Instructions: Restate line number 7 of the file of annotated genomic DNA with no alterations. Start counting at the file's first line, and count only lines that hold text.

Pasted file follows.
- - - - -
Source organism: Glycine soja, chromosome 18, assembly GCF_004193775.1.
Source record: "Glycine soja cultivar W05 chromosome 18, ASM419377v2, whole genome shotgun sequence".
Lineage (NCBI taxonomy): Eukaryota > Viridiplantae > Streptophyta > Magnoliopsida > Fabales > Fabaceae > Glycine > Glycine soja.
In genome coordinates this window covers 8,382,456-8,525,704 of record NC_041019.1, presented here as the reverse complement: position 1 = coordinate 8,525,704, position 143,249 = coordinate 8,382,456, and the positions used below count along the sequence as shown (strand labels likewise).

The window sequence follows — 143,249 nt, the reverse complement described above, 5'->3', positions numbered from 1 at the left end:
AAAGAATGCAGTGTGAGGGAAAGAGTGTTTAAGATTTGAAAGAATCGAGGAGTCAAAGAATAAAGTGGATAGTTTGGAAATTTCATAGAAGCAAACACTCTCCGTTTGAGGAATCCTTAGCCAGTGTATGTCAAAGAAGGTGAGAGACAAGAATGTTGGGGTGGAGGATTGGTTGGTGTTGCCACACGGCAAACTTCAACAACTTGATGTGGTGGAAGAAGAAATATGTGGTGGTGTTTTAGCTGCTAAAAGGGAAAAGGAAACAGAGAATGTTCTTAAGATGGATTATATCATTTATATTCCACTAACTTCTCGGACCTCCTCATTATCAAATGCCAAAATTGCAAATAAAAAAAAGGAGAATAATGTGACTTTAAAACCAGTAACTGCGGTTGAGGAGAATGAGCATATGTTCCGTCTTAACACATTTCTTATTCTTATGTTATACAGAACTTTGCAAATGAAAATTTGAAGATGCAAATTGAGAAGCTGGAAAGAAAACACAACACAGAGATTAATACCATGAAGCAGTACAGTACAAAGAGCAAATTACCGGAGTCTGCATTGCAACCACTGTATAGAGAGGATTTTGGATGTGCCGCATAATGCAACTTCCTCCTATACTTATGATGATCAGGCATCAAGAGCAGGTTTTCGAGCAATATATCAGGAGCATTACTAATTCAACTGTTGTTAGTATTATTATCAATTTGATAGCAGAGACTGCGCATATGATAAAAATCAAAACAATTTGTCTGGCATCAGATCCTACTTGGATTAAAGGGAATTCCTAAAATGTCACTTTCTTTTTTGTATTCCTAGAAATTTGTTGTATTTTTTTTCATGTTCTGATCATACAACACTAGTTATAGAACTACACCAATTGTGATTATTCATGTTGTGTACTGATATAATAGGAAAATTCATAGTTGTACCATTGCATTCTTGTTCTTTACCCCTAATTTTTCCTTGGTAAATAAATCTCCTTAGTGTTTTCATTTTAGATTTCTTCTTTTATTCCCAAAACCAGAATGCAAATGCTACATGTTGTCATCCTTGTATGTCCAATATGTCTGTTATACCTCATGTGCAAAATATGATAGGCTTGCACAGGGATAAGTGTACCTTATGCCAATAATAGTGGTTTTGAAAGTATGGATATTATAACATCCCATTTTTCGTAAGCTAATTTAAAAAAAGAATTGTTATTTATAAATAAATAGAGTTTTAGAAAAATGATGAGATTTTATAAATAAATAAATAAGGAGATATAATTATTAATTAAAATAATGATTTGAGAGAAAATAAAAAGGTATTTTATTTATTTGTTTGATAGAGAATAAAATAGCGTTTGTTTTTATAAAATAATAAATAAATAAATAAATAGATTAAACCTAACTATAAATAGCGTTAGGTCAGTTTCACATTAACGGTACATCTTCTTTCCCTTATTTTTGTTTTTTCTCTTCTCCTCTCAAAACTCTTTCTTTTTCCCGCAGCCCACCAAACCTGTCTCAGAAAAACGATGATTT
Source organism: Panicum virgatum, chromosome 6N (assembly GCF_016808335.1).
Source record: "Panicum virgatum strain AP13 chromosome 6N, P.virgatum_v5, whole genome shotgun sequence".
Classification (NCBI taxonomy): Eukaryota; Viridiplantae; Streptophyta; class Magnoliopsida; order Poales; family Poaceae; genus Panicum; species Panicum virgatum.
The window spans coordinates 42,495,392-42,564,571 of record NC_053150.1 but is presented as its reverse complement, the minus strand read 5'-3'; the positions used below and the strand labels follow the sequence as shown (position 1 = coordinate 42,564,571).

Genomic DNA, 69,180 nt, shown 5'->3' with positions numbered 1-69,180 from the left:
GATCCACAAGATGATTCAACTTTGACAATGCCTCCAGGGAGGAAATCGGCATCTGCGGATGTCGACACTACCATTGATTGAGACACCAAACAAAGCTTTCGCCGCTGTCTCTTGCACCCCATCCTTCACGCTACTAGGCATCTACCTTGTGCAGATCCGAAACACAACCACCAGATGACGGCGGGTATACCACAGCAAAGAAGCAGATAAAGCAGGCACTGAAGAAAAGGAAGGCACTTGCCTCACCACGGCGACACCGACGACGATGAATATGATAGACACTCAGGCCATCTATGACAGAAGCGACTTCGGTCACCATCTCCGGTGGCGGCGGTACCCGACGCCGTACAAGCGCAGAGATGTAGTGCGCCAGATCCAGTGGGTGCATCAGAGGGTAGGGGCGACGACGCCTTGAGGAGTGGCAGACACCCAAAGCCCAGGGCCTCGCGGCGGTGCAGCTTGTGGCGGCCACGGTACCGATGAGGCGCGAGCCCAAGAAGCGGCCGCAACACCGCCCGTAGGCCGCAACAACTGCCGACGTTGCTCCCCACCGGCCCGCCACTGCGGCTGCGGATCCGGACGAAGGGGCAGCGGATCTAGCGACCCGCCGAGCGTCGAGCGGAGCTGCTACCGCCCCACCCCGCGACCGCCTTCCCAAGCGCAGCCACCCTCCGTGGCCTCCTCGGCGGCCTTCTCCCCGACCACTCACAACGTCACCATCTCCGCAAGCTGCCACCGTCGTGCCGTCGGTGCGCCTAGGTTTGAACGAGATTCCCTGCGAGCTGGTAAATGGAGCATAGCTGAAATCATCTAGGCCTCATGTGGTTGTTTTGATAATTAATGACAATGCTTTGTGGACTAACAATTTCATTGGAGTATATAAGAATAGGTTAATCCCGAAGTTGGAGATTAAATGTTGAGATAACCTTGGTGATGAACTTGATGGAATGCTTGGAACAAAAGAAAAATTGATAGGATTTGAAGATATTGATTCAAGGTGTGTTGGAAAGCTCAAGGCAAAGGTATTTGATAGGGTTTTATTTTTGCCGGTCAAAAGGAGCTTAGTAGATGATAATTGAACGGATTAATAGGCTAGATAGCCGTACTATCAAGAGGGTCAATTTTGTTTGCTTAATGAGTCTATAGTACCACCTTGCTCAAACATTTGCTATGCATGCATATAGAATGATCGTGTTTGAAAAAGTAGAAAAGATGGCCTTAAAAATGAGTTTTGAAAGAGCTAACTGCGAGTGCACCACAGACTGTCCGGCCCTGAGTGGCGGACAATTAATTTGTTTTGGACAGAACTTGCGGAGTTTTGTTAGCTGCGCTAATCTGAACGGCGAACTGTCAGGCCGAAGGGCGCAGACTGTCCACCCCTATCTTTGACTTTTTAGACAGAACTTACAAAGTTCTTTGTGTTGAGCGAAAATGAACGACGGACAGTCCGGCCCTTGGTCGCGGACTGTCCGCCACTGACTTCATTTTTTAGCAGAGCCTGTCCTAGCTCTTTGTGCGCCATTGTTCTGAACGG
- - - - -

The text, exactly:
Source organism: Panicum virgatum, chromosome 6N (assembly GCF_016808335.1).